Hope for Women with Polycystic Ovarian Syndrome

Until they have difficulty conceiving a child, many women with polycystic ovarian syndrome (PCOS) are unaware that they have this condition.  It interferes with a women’s monthly ovulation cycle, often resulting in infertility.

What Exactly is PCOS?

This disorder takes its name from the cyst-like appearance of a patient’s ovaries.  Doctors also refer to it as Stein-Leventhal syndrome.  A polycystic ovary usually has many cysts – sacs filled with fluid – less than 1 centimeter in size, according to Cedars-Sinai®.  These cysts typically line the surface of an ovary or lie immediately below the surface layer.

While its exact cause eludes researchers, PCOS is shrouded in a complex biochemical environment that stops ovulation, making it difficult to become pregnant.  Womenshealth.gov estimates that between 5 and 10 percent of American women of childbearing age suffer from this disorder, which affects girls as young as 11.

In addition to irregular menstrual periods, symptoms include hirsutism, which appears as excessive hair growth on their face, stomach, back, chest, toes or thumbs.  Acne, obesity, sleep apnea and male-pattern baldness are not uncommon.

Doctors at fertility clinics in New York City diagnose this condition using blood tests, a physical exam, sonography and a medical history.

Treatment Options

There is no cure for polycystic ovarian syndrome.  According to the Mayo Clinic, treatment usually concentrates on managing individual issues like infertility, acne, obesity and/or infertility.  Patients who visit a New York fertility clinic will most likely receive recommendations for one or a combination of six types of treatment:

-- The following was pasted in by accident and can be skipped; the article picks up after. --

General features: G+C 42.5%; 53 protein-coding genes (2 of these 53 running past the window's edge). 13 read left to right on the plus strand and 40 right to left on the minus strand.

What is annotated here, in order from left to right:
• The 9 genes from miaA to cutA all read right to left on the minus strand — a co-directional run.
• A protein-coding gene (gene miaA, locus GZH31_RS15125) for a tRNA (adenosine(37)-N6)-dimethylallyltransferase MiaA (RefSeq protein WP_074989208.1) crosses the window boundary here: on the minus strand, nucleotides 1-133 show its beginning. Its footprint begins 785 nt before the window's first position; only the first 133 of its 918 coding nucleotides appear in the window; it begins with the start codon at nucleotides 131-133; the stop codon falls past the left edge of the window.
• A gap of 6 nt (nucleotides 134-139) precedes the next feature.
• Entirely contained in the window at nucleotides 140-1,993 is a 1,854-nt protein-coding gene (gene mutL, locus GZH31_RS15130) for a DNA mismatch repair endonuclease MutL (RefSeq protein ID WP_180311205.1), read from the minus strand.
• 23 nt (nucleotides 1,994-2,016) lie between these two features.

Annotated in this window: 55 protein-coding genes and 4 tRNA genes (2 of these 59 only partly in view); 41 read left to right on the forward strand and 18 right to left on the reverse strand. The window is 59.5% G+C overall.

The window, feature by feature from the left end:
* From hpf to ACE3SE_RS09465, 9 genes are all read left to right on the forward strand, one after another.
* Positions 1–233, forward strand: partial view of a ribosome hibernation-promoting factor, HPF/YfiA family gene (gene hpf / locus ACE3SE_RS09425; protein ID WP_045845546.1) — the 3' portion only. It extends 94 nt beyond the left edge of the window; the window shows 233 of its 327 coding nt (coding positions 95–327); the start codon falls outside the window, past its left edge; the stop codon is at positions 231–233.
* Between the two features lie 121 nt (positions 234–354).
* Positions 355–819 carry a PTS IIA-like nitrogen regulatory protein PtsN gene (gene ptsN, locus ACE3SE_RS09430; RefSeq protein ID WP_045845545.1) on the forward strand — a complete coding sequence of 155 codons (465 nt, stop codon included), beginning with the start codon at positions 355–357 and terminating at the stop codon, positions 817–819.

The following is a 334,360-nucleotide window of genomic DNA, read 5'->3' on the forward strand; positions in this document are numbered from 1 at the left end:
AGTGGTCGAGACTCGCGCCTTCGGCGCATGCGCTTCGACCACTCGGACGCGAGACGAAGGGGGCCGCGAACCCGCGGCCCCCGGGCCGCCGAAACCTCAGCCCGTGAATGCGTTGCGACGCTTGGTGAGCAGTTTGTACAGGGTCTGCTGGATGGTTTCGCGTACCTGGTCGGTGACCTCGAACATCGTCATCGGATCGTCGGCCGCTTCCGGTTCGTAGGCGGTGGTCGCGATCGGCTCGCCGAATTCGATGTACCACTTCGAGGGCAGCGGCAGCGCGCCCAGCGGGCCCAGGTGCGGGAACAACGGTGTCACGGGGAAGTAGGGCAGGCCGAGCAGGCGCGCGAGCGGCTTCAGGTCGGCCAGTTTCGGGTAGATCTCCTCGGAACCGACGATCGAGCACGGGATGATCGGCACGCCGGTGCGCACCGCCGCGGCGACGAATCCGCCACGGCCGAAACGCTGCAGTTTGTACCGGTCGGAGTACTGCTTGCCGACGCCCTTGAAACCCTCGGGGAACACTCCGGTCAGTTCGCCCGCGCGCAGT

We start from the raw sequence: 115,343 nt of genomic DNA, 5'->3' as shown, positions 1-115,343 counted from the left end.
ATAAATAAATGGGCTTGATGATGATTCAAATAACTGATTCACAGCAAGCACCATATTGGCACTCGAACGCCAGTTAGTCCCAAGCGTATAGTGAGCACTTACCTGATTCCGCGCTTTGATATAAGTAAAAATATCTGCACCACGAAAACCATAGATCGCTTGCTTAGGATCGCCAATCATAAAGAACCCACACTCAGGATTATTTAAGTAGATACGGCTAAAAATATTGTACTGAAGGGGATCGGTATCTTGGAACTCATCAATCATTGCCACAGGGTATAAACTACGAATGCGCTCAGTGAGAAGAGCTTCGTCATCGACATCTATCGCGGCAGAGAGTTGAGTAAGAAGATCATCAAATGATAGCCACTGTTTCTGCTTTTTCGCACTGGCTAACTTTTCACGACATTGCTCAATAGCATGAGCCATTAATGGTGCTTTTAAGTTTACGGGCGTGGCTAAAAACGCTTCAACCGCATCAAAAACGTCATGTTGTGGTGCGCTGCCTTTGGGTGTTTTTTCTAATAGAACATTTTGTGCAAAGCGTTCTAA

• Lifestyle changes:  They often center on diet and exercise tips to shed excess weight.
  • Regulating menstrual cycles:  Birth control pills help control cycles, clear acne and cut male hormone levels.  Once a patient stops taking them, however, cycles can again become abnormal.
  • Medication for diabetes:  Physicians sometimes prescribe a medication normally used for type 2 diabetes.  It controls blood glucose levels and reduces the production of testosterone.  It also retards abnormal hair growth and has shown additional positive effects.
  • Fertility drugs:  Several medications are available to stimulate ovulation in PCOS patients and to help them become pregnant.  If they fail to produce fertility, another option is in vitro fertilization.
  • Surgery:  A procedure known as ovarian drilling can boost the likelihood of ovulation.  Doctors typically recommend this option only after a patient fails to respond to fertility drugs.
  • Medication for excess hair and male hormones:  These drugs are called anti-androgens and minimize the effects of male hormones.  Creams and treatments such as electrolysis or laser therapy can also remove or reduce the amount of abnormal hair.

To find out more about this disorder, contact Neway, a fertility clinic in New York City.  Staff members have extensive experience treating PCOS and have a number of treatment options that offer hope for women with this condition.

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